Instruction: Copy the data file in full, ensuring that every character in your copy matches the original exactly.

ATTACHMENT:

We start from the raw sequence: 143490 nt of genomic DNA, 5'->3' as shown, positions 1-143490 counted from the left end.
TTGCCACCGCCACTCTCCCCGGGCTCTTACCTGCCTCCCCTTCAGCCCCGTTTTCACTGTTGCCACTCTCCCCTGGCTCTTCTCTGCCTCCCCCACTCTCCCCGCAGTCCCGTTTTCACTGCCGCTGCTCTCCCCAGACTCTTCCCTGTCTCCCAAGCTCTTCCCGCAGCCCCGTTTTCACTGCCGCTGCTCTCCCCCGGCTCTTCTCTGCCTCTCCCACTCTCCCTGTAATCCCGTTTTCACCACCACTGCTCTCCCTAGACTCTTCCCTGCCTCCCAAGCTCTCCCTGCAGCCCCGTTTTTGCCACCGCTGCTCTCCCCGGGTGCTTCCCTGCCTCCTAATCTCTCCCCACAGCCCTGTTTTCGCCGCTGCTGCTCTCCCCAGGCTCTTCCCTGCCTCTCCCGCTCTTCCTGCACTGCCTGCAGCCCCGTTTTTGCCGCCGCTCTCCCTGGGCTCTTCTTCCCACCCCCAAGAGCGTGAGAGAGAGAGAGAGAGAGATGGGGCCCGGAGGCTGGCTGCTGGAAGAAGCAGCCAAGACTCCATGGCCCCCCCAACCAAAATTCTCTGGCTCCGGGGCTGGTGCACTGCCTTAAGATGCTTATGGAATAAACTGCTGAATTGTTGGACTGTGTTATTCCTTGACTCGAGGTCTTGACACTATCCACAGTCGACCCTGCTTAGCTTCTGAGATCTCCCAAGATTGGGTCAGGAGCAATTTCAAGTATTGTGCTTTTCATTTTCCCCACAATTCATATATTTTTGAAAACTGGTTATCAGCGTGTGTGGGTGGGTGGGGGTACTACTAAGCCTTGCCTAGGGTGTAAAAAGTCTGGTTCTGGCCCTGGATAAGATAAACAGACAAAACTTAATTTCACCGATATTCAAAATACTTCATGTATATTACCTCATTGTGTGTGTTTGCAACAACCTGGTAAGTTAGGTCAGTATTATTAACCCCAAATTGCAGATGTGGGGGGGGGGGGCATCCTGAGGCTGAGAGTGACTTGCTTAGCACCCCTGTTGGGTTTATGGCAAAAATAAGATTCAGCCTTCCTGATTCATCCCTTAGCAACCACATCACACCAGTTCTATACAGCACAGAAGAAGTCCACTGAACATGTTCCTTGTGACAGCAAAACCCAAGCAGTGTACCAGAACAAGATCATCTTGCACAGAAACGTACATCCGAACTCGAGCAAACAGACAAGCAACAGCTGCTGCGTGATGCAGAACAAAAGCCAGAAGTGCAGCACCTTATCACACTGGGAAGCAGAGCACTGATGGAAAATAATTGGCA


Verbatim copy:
We start from the raw sequence: 143490 nt of genomic DNA, 5'->3' as shown, positions 1-143490 counted from the left end.
TTGCCACCGCCACTCTCCCCGGGCTCTTACCTGCCTCCCCTTCAGCCCCGTTTTCACTGTTGCCACTCTCCCCTGGCTCTTCTCTGCCTCCCCCACTCTCCCCGCAGTCCCGTTTTCACTGCCGCTGCTCTCCCCAGACTCTTCCCTGTCTCCCAAGCTCTTCCCGCAGCCCCGTTTTCACTGCCGCTGCTCTCCCCCGGCTCTTCTCTGCCTCTCCCACTCTCCCTGTAATCCCGTTTTCACCACCACTGCTCTCCCTAGACTCTTCCCTGCCTCCCAAGCTCTCCCTGCAGCCCCGTTTTTGCCACCGCTGCTCTCCCCGGGTGCTTCCCTGCCTCCTAATCTCTCCCCACAGCCCTGTTTTCGCCGCTGCTGCTCTCCCCAGGCTCTTCCCTGCCTCTCCCGCTCTTCCTGCACTGCCTGCAGCCCCGTTTTTGCCGCCGCTCTCCCTGGGCTCTTCTTCCCACCCCCAAGAGCGTGAGAGAGAGAGAGAGAGAGATGGGGCCCGGAGGCTGGCTGCTGGAAGAAGCAGCCAAGACTCCATGGCCCCCCCAACCAAAATTCTCTGGCTCCGGGGCTGGTGCACTGCCTTAAGATGCTTATGGAATAAACTGCTGAATTGTTGGACTGTGTTATTCCTTGACTCGAGGTCTTGACACTATCCACAGTCGACCCTGCTTAGCTTCTGAGATCTCCCAAGATTGGGTCAGGAGCAATTTCAAGTATTGTGCTTTTCATTTTCCCCACAATTCATATATTTTTGAAAACTGGTTATCAGCGTGTGTGGGTGGGTGGGGGTACTACTAAGCCTTGCCTAGGGTGTAAAAAGTCTGGTTCTGGCCCTGGATAAGATAAACAGACAAAACTTAATTTCACCGATATTCAAAATACTTCATGTATATTACCTCATTGTGTGTGTTTGCAACAACCTGGTAAGTTAGGTCAGTATTATTAACCCCAAATTGCAGATGTGGGGGGGGGGGGCATCCTGAGGCTGAGAGTGACTTGCTTAGCACCCCTGTTGGGTTTATGGCAAAAATAAGATTCAGCCTTCCTGATTCATCCCTTAGCAACCACATCACACCAGTTCTATACAGCACAGAAGAAGTCCACTGAACATGTTCCTTGTGACAGCAAAACCCAAGCAGTGTACCAGAACAAGATCATCTTGCACAGAAACGTACATCCGAACTCGAGCAAACAGACAAGCAACAGCTGCTGCGTGATGCAGAACAAAAGCCAGAAGTGCAGCACCTTATCACACTGGGAAGCAGAGCACTGATGGAAAATAATTGGCA